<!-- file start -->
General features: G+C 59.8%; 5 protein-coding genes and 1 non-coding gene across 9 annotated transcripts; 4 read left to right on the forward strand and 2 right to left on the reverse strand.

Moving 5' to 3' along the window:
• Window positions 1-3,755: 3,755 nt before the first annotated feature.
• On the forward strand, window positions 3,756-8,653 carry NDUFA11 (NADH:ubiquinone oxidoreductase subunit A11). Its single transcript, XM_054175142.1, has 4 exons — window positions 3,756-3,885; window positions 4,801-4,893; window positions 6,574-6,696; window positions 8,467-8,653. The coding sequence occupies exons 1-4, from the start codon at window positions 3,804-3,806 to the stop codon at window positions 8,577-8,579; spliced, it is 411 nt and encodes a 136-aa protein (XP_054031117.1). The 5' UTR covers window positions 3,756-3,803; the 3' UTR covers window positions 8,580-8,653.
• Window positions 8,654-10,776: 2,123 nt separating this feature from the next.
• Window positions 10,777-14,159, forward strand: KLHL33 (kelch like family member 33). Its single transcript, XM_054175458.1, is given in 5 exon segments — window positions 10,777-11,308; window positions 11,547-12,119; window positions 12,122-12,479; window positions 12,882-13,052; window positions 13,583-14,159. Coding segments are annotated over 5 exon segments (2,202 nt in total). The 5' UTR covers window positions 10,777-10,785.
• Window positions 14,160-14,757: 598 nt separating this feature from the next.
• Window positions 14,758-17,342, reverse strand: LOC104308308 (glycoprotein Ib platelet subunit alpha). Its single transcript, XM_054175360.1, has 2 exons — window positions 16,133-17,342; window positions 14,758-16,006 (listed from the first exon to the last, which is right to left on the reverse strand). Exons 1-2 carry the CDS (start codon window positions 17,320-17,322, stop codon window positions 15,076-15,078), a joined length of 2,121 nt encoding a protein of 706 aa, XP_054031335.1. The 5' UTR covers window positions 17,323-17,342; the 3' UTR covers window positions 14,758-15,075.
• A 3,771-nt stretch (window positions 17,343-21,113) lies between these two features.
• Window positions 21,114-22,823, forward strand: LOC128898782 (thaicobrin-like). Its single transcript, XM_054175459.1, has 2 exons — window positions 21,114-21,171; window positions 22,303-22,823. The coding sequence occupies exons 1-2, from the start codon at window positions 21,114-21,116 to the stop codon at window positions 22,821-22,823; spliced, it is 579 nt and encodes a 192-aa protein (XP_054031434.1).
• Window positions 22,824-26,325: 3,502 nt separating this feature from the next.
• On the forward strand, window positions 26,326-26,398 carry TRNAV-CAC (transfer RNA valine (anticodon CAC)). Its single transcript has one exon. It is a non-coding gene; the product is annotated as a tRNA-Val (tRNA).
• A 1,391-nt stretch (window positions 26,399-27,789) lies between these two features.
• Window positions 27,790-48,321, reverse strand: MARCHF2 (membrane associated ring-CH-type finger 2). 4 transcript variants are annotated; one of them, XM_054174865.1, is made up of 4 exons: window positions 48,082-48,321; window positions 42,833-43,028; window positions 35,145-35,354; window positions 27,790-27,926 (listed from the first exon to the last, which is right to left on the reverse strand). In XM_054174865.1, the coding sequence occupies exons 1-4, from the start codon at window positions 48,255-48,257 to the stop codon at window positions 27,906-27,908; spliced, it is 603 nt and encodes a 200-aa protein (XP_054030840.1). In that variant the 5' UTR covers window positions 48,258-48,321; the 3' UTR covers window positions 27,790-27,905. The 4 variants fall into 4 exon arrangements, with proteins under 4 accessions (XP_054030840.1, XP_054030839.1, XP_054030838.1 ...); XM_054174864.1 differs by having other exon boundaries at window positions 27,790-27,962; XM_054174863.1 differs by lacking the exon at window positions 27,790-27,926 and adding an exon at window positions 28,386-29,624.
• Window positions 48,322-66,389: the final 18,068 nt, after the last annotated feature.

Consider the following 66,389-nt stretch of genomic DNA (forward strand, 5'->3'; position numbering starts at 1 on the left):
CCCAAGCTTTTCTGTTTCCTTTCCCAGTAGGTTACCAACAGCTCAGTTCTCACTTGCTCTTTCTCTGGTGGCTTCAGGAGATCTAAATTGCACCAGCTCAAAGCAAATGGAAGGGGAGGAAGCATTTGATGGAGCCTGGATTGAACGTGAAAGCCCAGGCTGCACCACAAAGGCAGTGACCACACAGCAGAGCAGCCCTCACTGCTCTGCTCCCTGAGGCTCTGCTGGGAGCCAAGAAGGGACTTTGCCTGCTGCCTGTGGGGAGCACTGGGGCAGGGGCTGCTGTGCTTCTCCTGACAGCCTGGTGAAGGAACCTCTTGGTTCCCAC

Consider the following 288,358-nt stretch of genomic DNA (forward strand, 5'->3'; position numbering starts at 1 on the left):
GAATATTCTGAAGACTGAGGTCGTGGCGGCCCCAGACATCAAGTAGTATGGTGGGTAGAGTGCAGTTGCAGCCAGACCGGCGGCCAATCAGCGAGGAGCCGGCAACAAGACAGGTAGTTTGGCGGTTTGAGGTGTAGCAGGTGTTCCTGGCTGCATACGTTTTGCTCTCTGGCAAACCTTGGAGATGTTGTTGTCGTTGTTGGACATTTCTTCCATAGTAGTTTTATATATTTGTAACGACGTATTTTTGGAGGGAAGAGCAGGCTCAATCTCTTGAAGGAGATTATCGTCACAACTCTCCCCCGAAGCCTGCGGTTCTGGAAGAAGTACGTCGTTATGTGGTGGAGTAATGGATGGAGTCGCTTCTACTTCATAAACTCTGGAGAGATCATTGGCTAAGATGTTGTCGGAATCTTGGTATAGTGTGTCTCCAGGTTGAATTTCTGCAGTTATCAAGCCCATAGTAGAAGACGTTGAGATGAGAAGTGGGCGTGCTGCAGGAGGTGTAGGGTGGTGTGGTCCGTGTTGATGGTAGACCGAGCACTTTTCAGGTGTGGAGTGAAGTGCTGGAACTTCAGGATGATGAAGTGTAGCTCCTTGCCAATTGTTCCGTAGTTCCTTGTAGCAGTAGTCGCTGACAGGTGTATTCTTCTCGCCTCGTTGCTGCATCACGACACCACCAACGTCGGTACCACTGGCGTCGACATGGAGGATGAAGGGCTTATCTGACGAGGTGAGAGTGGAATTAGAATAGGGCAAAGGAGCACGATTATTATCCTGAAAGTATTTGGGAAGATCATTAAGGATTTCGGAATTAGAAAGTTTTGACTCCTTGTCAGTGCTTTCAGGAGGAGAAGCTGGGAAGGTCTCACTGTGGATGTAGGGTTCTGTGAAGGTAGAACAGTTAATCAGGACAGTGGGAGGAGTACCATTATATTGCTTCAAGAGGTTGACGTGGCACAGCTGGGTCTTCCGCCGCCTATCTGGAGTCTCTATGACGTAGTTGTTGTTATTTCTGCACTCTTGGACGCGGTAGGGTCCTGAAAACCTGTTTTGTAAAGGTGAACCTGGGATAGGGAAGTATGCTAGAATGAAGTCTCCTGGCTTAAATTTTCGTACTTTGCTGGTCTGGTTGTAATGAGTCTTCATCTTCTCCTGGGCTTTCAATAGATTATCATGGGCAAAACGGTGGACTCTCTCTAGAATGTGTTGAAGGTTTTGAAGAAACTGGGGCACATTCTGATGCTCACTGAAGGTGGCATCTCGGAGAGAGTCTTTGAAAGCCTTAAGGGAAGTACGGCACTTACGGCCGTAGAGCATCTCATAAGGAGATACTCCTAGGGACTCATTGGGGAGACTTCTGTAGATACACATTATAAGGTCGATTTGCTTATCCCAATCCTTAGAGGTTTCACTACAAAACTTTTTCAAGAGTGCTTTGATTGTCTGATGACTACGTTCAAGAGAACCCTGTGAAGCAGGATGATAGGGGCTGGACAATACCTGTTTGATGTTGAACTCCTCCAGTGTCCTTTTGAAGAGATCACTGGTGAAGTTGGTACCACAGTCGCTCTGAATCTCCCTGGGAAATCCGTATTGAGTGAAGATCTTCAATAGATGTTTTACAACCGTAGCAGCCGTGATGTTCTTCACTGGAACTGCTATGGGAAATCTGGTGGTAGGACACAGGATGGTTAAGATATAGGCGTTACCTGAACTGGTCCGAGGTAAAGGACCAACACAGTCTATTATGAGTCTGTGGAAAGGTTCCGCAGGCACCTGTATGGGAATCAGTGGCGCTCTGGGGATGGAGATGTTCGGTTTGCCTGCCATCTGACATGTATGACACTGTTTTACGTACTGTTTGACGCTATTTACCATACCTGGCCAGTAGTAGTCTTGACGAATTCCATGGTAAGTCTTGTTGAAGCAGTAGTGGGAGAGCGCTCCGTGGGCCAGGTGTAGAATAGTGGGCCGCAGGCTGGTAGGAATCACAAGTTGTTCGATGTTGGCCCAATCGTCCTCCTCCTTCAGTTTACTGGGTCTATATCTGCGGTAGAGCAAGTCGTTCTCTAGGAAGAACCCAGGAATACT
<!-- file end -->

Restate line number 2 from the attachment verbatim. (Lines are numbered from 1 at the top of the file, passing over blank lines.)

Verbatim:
Moving 5' to 3' along the window: